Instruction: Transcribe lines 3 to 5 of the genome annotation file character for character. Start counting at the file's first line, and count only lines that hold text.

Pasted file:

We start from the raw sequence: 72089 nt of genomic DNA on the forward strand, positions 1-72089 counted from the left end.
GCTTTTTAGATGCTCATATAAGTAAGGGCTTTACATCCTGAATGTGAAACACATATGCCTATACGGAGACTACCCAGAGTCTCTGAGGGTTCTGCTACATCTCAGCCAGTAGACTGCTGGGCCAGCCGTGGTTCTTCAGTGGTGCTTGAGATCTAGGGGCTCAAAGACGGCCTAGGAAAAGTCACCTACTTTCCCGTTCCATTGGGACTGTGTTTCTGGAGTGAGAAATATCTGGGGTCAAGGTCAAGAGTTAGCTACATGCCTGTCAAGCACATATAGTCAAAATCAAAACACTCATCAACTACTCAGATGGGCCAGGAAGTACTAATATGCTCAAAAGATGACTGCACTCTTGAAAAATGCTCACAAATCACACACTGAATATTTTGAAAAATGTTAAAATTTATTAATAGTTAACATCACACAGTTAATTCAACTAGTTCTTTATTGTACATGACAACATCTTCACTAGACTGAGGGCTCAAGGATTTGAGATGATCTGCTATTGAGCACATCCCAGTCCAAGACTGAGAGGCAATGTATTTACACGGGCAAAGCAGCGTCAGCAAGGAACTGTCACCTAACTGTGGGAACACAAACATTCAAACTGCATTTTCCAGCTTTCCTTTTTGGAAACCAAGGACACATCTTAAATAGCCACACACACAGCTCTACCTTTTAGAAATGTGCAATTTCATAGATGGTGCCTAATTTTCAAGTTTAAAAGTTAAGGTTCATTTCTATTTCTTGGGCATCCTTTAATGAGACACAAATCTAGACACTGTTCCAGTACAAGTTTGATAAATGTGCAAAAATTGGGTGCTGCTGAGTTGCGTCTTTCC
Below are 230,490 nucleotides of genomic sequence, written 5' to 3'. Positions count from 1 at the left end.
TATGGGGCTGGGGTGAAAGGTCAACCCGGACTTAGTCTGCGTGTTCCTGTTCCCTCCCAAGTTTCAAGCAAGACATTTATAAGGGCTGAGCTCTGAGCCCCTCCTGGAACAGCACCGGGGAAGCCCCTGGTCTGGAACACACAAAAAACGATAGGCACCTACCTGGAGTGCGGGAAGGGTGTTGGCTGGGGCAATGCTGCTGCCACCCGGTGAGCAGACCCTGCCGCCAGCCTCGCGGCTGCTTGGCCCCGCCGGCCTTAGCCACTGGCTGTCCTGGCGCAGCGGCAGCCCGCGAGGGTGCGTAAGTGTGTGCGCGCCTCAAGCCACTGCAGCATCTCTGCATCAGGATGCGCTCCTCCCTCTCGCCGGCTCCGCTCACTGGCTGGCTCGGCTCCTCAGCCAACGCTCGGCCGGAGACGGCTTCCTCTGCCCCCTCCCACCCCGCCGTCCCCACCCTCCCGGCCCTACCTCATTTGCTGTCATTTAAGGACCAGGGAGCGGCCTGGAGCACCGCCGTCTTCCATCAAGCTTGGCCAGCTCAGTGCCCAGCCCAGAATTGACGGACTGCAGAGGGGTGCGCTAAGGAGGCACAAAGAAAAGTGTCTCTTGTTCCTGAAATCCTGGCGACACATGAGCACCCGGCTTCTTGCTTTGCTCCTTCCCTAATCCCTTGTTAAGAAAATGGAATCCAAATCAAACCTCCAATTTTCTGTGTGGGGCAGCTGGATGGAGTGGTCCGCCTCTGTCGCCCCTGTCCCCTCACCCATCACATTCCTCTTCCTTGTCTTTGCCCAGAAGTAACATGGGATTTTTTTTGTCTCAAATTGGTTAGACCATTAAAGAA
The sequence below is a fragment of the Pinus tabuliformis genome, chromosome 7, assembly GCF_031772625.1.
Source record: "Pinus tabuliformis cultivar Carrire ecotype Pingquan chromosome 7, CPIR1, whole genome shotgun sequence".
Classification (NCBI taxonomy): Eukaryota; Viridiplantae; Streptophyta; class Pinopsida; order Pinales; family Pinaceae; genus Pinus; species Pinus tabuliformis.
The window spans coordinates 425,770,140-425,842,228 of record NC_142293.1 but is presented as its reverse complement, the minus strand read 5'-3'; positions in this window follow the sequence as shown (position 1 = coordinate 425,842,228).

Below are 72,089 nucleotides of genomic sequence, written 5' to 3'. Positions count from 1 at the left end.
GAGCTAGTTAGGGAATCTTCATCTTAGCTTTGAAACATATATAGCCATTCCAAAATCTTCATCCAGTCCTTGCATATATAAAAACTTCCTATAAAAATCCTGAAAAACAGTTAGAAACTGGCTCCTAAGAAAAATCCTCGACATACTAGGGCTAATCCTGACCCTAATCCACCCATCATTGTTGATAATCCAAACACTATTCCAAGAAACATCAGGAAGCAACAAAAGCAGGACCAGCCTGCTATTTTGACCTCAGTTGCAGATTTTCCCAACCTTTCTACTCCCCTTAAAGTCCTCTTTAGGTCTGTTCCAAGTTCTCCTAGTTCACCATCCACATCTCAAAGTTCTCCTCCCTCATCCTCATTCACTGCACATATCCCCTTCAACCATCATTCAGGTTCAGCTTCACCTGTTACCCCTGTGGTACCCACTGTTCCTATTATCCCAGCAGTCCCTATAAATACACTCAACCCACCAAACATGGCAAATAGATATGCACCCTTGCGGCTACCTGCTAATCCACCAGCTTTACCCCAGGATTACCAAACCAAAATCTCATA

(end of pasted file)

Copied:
Below are 230,490 nucleotides of genomic sequence, written 5' to 3'. Positions count from 1 at the left end.
TATGGGGCTGGGGTGAAAGGTCAACCCGGACTTAGTCTGCGTGTTCCTGTTCCCTCCCAAGTTTCAAGCAAGACATTTATAAGGGCTGAGCTCTGAGCCCCTCCTGGAACAGCACCGGGGAAGCCCCTGGTCTGGAACACACAAAAAACGATAGGCACCTACCTGGAGTGCGGGAAGGGTGTTGGCTGGGGCAATGCTGCTGCCACCCGGTGAGCAGACCCTGCCGCCAGCCTCGCGGCTGCTTGGCCCCGCCGGCCTTAGCCACTGGCTGTCCTGGCGCAGCGGCAGCCCGCGAGGGTGCGTAAGTGTGTGCGCGCCTCAAGCCACTGCAGCATCTCTGCATCAGGATGCGCTCCTCCCTCTCGCCGGCTCCGCTCACTGGCTGGCTCGGCTCCTCAGCCAACGCTCGGCCGGAGACGGCTTCCTCTGCCCCCTCCCACCCCGCCGTCCCCACCCTCCCGGCCCTACCTCATTTGCTGTCATTTAAGGACCAGGGAGCGGCCTGGAGCACCGCCGTCTTCCATCAAGCTTGGCCAGCTCAGTGCCCAGCCCAGAATTGACGGACTGCAGAGGGGTGCGCTAAGGAGGCACAAAGAAAAGTGTCTCTTGTTCCTGAAATCCTGGCGACACATGAGCACCCGGCTTCTTGCTTTGCTCCTTCCCTAATCCCTTGTTAAGAAAATGGAATCCAAATCAAACCTCCAATTTTCTGTGTGGGGCAGCTGGATGGAGTGGTCCGCCTCTGTCGCCCCTGTCCCCTCACCCATCACATTCCTCTTCCTTGTCTTTGCCCAGAAGTAACATGGGATTTTTTTTGTCTCAAATTGGTTAGACCATTAAAGAA
The sequence below is a fragment of the Pinus tabuliformis genome, chromosome 7, assembly GCF_031772625.1.